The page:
He’s also designed quilts based on the Pythagorean (Pih-THAG-or-EE-un) theorem. To date, he has created 13 quilts. Some only use black and white. One, called “American Pi,” relies on the patriotic colors red, white and blue.
Math art, says Sims, has the ability to connect people to math in ways they hadn’t expected. Making art with pi, he says, is a natural way to do that.
“It’s part of our popular mindset,” he says.
An award-winning science writer, Stephen Ornes has been a regular contributor to Science News for Students since 2008. This piece — his 589th story for us — was inspired by his latest book: Math Art: Truth, beauty, equations (Sterling Press, New York, 2019, 192 pp).
3-D Short for three-dimensional. This term is an adjective for something that has features that can be described in three dimensions — height, width and length.
3-D printing A means of producing physical items — including toys, foods and even body parts — using a machine that takes instructions from a computer program. That program tells the machine how and where to lay down successive layers of some raw material (the “ink”) to create a three-dimensional object.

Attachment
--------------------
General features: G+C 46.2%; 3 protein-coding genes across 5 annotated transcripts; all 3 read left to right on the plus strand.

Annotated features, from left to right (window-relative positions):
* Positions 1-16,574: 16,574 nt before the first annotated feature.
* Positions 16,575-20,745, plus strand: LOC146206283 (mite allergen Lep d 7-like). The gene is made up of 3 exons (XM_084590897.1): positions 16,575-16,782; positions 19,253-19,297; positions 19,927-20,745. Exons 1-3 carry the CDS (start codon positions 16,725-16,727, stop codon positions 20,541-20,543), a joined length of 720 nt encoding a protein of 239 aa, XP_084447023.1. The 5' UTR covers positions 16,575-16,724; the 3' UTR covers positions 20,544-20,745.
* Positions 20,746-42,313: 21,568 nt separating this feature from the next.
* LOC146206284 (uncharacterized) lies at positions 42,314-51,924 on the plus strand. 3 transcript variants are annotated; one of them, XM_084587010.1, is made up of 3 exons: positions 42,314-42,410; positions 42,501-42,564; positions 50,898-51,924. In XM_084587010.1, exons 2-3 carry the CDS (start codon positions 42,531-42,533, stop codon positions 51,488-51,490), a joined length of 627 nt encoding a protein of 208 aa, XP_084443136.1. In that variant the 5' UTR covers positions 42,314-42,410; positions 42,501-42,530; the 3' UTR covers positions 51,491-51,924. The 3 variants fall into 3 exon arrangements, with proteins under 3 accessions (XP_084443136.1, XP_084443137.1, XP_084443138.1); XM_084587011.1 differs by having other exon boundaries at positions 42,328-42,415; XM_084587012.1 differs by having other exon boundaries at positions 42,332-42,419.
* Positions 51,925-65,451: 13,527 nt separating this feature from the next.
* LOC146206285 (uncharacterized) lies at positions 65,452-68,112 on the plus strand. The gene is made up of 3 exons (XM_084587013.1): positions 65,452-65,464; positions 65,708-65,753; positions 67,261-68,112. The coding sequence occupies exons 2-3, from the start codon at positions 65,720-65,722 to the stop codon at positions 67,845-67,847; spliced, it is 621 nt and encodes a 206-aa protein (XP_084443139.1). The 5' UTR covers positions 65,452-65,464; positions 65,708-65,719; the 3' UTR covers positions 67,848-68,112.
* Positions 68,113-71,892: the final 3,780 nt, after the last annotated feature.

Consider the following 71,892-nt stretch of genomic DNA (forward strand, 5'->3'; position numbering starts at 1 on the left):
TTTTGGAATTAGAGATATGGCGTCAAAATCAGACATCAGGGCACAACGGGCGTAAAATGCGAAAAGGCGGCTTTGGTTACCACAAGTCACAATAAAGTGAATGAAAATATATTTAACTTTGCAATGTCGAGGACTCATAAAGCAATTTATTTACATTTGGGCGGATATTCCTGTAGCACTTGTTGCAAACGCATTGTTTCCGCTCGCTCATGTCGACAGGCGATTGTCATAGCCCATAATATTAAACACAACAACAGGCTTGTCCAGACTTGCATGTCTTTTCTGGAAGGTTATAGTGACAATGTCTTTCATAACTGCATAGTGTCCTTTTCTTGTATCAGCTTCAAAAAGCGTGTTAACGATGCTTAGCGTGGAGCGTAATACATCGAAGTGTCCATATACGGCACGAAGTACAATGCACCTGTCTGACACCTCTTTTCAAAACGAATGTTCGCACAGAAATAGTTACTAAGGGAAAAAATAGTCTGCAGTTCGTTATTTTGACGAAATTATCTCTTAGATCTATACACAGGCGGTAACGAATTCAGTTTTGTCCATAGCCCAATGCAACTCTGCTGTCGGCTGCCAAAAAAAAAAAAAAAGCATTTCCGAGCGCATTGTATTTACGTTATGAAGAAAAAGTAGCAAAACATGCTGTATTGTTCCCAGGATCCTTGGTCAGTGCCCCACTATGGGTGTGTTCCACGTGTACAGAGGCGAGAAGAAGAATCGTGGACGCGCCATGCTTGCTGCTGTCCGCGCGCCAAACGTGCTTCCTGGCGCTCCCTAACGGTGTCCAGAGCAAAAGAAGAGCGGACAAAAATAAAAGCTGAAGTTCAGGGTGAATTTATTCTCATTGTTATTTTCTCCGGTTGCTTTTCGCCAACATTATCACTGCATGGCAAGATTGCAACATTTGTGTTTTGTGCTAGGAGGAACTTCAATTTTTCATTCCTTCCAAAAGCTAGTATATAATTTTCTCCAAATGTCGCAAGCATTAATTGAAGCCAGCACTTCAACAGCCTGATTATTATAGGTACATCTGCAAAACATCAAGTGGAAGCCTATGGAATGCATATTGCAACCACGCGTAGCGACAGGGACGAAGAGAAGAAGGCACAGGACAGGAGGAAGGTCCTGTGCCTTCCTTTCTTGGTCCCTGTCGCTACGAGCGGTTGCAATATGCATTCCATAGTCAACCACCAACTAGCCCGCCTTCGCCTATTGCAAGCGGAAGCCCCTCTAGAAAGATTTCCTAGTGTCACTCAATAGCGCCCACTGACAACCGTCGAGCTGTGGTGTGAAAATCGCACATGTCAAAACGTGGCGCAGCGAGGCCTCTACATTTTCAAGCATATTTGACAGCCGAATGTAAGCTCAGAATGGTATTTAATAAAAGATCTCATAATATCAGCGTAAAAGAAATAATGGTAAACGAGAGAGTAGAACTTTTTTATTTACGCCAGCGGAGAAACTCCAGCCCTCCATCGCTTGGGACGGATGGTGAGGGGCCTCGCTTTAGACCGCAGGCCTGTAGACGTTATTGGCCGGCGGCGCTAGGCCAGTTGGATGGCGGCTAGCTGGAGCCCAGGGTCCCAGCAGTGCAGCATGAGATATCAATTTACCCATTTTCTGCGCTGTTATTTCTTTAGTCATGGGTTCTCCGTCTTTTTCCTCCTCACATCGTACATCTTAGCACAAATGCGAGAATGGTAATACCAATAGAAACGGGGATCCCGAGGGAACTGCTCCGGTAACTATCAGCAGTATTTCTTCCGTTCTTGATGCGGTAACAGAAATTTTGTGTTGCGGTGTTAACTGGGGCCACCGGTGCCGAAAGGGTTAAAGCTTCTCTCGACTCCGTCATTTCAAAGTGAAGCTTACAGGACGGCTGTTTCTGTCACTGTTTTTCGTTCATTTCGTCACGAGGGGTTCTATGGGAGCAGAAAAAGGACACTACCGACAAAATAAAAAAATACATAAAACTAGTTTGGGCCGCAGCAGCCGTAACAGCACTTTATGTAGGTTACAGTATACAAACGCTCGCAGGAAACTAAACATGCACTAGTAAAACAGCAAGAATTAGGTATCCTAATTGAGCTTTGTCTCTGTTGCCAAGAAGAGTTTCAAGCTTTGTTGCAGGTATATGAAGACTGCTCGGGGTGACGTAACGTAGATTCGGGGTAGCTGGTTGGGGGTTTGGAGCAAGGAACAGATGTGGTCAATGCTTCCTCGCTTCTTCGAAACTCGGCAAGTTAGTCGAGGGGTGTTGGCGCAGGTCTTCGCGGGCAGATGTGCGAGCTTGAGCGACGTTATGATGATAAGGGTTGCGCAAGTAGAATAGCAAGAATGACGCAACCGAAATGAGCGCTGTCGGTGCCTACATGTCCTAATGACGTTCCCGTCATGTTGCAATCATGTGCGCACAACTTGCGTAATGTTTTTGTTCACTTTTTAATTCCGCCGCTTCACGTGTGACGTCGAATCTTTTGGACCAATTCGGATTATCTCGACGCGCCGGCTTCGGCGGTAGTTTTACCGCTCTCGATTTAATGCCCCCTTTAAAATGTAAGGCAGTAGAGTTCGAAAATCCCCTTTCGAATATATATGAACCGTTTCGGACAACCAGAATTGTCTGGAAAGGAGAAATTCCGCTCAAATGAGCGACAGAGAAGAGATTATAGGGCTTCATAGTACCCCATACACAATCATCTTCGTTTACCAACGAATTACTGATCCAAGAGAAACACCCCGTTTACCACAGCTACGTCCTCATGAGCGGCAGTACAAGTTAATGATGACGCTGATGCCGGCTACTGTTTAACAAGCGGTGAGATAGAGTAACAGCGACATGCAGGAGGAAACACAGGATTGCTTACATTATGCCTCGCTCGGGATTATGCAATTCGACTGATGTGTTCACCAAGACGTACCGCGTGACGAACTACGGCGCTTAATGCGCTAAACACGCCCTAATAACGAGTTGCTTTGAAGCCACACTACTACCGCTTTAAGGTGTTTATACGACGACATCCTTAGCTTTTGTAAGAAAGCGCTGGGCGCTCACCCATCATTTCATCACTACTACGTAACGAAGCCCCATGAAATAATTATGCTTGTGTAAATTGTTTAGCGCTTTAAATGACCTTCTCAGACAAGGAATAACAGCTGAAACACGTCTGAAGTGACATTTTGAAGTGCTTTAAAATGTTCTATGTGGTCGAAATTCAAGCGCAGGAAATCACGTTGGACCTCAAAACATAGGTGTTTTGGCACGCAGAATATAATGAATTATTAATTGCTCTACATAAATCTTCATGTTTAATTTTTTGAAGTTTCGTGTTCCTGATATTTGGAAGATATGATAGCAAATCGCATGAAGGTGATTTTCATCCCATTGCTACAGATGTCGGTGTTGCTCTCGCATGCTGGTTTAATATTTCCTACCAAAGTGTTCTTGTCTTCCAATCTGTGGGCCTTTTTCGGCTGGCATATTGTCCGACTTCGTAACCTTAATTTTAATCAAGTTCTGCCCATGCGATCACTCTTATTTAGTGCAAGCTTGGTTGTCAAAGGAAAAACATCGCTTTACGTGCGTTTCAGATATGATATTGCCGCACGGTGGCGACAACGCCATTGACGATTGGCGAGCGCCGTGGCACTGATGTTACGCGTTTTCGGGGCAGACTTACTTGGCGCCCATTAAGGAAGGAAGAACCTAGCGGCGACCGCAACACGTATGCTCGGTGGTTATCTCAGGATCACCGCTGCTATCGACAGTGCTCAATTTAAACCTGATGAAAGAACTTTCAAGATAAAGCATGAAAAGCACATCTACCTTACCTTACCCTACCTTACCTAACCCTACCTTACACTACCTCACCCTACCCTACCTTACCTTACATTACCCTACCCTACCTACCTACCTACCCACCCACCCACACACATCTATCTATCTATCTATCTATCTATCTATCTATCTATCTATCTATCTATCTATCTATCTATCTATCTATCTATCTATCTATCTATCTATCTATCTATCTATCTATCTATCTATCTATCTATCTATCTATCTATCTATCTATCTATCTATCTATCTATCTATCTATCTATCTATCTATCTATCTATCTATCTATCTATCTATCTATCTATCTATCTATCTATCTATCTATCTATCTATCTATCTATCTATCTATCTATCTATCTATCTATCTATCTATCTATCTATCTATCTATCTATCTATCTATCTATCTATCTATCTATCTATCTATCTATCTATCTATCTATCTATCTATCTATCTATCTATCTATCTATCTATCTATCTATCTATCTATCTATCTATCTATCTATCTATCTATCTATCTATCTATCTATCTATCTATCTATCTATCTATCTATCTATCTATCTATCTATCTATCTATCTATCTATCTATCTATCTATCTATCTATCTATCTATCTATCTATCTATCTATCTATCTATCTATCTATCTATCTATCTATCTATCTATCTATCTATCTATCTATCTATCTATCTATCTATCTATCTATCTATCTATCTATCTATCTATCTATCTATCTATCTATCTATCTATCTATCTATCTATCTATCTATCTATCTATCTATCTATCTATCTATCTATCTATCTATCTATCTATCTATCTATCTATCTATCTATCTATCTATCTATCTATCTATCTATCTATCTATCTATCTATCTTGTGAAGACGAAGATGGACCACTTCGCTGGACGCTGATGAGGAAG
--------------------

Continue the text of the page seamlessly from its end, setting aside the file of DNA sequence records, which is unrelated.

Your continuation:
annual Adjective for something that happens every year.
ceramic A hard but brittle material made by firing clay or some other non-metal-based mineral at a high temperature. Bricks, porcelain and other types of earthenware are examples of ceramics. Many high-performance ceramics are used in industry where materials must withstand harsh conditions.
circumference The size of a circle or other geometric object by measuring the distance all of the way along its outer edge.
computer program A set of instructions that a computer uses to perform some analysis or computation. The writing of these instructions is known as computer programming.